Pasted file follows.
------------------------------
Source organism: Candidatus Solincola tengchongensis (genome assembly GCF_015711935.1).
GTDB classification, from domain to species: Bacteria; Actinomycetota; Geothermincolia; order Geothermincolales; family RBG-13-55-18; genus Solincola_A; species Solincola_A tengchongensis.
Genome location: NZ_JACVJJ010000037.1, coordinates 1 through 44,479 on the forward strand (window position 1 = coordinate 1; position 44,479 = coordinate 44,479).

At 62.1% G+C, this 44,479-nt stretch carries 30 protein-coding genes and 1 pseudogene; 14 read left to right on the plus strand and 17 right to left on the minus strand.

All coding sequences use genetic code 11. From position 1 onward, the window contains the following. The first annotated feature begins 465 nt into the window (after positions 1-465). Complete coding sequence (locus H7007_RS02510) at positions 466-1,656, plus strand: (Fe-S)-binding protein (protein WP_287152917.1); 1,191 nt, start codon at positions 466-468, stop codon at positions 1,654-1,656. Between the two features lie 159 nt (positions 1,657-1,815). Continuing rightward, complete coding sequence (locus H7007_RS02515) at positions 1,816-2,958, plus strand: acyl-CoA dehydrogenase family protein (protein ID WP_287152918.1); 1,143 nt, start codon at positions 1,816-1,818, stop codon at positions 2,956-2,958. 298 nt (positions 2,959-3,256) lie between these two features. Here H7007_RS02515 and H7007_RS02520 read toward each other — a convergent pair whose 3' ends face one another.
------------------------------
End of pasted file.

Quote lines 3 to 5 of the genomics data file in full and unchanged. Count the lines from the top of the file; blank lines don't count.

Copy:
Genome location: NZ_JACVJJ010000037.1, coordinates 1 through 44,479 on the forward strand (window position 1 = coordinate 1; position 44,479 = coordinate 44,479).

At 62.1% G+C, this 44,479-nt stretch carries 30 protein-coding genes and 1 pseudogene; 14 read left to right on the plus strand and 17 right to left on the minus strand.

All coding sequences use genetic code 11. From position 1 onward, the window contains the following. The first annotated feature begins 465 nt into the window (after positions 1-465). Complete coding sequence (locus H7007_RS02510) at positions 466-1,656, plus strand: (Fe-S)-binding protein (protein WP_287152917.1); 1,191 nt, start codon at positions 466-468, stop codon at positions 1,654-1,656. Between the two features lie 159 nt (positions 1,657-1,815). Continuing rightward, complete coding sequence (locus H7007_RS02515) at positions 1,816-2,958, plus strand: acyl-CoA dehydrogenase family protein (protein ID WP_287152918.1); 1,143 nt, start codon at positions 1,816-1,818, stop codon at positions 2,956-2,958. 298 nt (positions 2,959-3,256) lie between these two features. Here H7007_RS02515 and H7007_RS02520 read toward each other — a convergent pair whose 3' ends face one another.